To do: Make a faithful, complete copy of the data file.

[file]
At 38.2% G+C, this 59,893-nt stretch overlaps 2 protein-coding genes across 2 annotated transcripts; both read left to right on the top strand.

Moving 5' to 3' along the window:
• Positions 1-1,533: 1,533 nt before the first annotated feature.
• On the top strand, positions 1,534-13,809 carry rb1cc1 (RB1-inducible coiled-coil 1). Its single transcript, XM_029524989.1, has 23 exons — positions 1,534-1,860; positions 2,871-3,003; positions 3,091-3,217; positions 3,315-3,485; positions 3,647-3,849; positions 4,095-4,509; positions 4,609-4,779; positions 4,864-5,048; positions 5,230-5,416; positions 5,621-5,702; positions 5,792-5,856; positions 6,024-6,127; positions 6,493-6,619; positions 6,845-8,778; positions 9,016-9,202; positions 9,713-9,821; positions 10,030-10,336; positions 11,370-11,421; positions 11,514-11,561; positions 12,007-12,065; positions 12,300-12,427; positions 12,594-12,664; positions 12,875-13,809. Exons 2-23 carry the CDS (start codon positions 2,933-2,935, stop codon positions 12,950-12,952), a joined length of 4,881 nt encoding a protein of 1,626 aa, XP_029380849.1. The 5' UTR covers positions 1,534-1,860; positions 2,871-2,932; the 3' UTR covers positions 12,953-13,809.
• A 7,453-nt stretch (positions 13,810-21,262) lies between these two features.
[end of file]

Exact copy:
At 38.2% G+C, this 59,893-nt stretch overlaps 2 protein-coding genes across 2 annotated transcripts; both read left to right on the top strand.

Moving 5' to 3' along the window:
• Positions 1-1,533: 1,533 nt before the first annotated feature.
• On the top strand, positions 1,534-13,809 carry rb1cc1 (RB1-inducible coiled-coil 1). Its single transcript, XM_029524989.1, has 23 exons — positions 1,534-1,860; positions 2,871-3,003; positions 3,091-3,217; positions 3,315-3,485; positions 3,647-3,849; positions 4,095-4,509; positions 4,609-4,779; positions 4,864-5,048; positions 5,230-5,416; positions 5,621-5,702; positions 5,792-5,856; positions 6,024-6,127; positions 6,493-6,619; positions 6,845-8,778; positions 9,016-9,202; positions 9,713-9,821; positions 10,030-10,336; positions 11,370-11,421; positions 11,514-11,561; positions 12,007-12,065; positions 12,300-12,427; positions 12,594-12,664; positions 12,875-13,809. Exons 2-23 carry the CDS (start codon positions 2,933-2,935, stop codon positions 12,950-12,952), a joined length of 4,881 nt encoding a protein of 1,626 aa, XP_029380849.1. The 5' UTR covers positions 1,534-1,860; positions 2,871-2,932; the 3' UTR covers positions 12,953-13,809.
• A 7,453-nt stretch (positions 13,810-21,262) lies between these two features.